A pig's trotter, also known as a pettitoe, is the culinary term used to refer to the foot of a pig. The cuts are used in various dishes around the world, and experienced a resurgence in the late 2000s.
Before sale, the trotters are cleaned and typically have the hairs pulled with a hot tank and beaters. They are often used in cooking to make stocks, as they add thickness to gravy, although they are also served as a normal cut of meat.
Chef Marco Pierre White has long served trotters at his restaurants, based on the original recipe of mentor Pierre Koffmann. In the New York City restaurant Hakata Tonton, 33 of the 39 dishes served contain pig's trotters.
Following the late-2000s financial crisis, there has been a boom in popularity of pig's trotters in the United Kingdom as a revival in cheap meat recipes occurred. In 2008, British supermarket Waitrose reintroduced trotters to its stores, and found that they quickly became popular. In 2009, Pierre Koffmann set up a pop-up restaurant, and found that diners ate an entire month's stock of 500 pig's trotters in less than a week.
Recipes and combinations
- Bean crock/les pais au fou in Jersey, Channel Islands
- Cappello da prete in Modena, Italy
- 豬腳 Cantonese zyu1 goek3 Mandarin zhu1 jiao3 a traditional Chinese ingredient most commonly used in the postpartum dish pig trotters with ginger and sweet vinegar 豬腳薑醋, also common among Chinese, specifically Cantonese, diaspora around the world.
- Cotechino in Modena, Italy
- Crubeens in Ireland
- Pezinhos de coentrada (trotters with coriander) in Alentejo, Portugal
- Pied de cochon in Sainte-Menehould, France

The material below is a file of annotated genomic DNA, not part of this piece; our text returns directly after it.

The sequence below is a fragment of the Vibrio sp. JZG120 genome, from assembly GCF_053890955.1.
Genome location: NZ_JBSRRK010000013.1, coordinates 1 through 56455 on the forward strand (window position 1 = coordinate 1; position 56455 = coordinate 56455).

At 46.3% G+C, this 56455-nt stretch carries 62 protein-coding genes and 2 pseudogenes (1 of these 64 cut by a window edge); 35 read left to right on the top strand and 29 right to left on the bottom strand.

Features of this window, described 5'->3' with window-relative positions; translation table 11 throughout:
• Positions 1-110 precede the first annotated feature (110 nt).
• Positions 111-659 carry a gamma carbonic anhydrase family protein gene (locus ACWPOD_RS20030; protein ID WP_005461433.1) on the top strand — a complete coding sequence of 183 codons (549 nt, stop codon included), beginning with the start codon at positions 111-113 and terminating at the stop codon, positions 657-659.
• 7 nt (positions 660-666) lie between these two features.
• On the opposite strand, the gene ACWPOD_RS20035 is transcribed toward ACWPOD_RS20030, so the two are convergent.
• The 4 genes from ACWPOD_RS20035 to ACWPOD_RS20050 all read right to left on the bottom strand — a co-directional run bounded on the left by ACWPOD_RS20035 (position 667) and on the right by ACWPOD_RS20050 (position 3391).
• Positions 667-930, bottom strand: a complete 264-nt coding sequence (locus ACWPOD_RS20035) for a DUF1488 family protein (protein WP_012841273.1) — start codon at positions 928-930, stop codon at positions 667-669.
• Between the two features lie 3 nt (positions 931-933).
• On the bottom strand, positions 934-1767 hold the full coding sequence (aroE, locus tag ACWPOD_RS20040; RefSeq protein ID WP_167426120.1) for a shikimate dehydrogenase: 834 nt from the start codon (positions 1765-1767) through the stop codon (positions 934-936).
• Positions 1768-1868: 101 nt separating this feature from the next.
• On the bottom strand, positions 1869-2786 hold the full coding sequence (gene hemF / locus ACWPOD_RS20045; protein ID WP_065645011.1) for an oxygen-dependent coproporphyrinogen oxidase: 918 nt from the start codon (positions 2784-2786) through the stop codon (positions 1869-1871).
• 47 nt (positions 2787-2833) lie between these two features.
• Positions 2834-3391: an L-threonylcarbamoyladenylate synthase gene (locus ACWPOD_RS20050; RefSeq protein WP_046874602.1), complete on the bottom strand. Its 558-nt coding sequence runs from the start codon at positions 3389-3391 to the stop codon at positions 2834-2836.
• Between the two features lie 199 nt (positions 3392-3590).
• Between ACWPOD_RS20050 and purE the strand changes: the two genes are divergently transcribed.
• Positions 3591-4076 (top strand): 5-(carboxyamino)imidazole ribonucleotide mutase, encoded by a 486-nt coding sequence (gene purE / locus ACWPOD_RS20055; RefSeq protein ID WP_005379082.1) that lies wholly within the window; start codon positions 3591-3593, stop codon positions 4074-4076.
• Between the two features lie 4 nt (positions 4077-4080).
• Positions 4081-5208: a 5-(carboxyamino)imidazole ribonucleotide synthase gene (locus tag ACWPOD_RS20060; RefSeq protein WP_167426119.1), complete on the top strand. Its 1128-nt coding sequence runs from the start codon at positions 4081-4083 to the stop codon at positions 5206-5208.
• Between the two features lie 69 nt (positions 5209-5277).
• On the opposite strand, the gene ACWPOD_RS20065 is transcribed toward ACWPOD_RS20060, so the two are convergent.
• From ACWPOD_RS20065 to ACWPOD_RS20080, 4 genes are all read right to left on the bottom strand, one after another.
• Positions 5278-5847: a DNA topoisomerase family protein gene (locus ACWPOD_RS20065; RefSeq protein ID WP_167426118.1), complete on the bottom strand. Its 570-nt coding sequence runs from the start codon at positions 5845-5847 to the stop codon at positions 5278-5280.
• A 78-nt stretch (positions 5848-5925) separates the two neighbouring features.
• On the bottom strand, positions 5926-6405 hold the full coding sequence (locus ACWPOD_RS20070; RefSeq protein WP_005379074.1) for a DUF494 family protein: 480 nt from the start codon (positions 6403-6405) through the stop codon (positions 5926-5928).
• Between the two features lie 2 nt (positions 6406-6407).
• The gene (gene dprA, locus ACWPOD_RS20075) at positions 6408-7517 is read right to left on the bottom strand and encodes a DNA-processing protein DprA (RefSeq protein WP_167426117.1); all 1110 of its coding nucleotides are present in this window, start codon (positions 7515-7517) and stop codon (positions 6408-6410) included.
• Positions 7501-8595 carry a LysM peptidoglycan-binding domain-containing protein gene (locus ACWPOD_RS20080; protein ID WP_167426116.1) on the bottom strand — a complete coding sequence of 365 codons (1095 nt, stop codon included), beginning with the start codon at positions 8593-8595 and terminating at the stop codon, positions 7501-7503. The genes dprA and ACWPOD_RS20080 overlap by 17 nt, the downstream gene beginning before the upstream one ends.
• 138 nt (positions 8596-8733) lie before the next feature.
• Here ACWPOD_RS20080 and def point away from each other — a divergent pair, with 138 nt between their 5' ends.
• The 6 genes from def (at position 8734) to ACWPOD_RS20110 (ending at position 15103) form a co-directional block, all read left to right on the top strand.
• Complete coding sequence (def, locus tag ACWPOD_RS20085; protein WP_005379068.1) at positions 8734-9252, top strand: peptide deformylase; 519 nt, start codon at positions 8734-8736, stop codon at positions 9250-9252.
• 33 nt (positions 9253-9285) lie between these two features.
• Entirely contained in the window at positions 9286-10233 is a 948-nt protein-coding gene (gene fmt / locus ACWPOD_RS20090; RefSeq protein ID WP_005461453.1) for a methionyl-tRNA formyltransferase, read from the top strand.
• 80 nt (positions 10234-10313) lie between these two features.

- Ragoût de pattes de cochon in Québec, Canada
- Tebichi in Okinawa, Japan
- Tom tin moo in Laos
- Crispy pata and paksiw na pata or patatim in the Philippines
- Rukyta kiaulės koja in Lithuania
- Zampone in Modena, Italy
- Jokbal in Korea
- Peus de porc in Catalonia
- Souse in Barbados and St. Vincent and the Grenadines
- Spitzbein or Pfoten in German, known as golonka in Polish
- Stelze in Austria
- Syltelabb is a traditional Norwegian dish
- Körömpörkölt in Hungary
- Svinjske nogice, lit. "pigs' feet" in Serbia, Croatia, Bosnia and Montenegro
- "Pacha" in Bulgaria
Pig's trotters are used in many Asian and European cuisines. However, they are less common in Muslim majority countries as the result of Islamic dietary law which forbids the consumption of pork. In these countries, cow's trotters are a popular halal alternative.
- "Pettitoes Definition". Merriam-Webster Dictionary. Retrieved 29 May 2016.
- Carmichael, Sri (21 October 2009). "Pig's trotters fly off the shelves as customers seek cheap meat cuts". The Evening Standard. Archived from the original on 24 October 2009.
- Heath, Adrian (30 October 2009). "A modern bargain: Pig's Trotters". BBC News.
- Wallop, Henry (21 September 2008). "Credit crunch sees Bath chaps, ox cheek and pigs trotters return". The Telegraph.
- Cooke, Rachel (20 June 2010). "Pierre Koffmann: 'Not enough British chefs cook from the heart'". The Guardian.
- MacDonald Smith, Fiona (3 March 2008). "Pigs' feet: the new superfood". The Telegraph.
|Wikimedia Commons has media related to Pig feet.|
|Wikibooks Cookbook has a recipe/module on|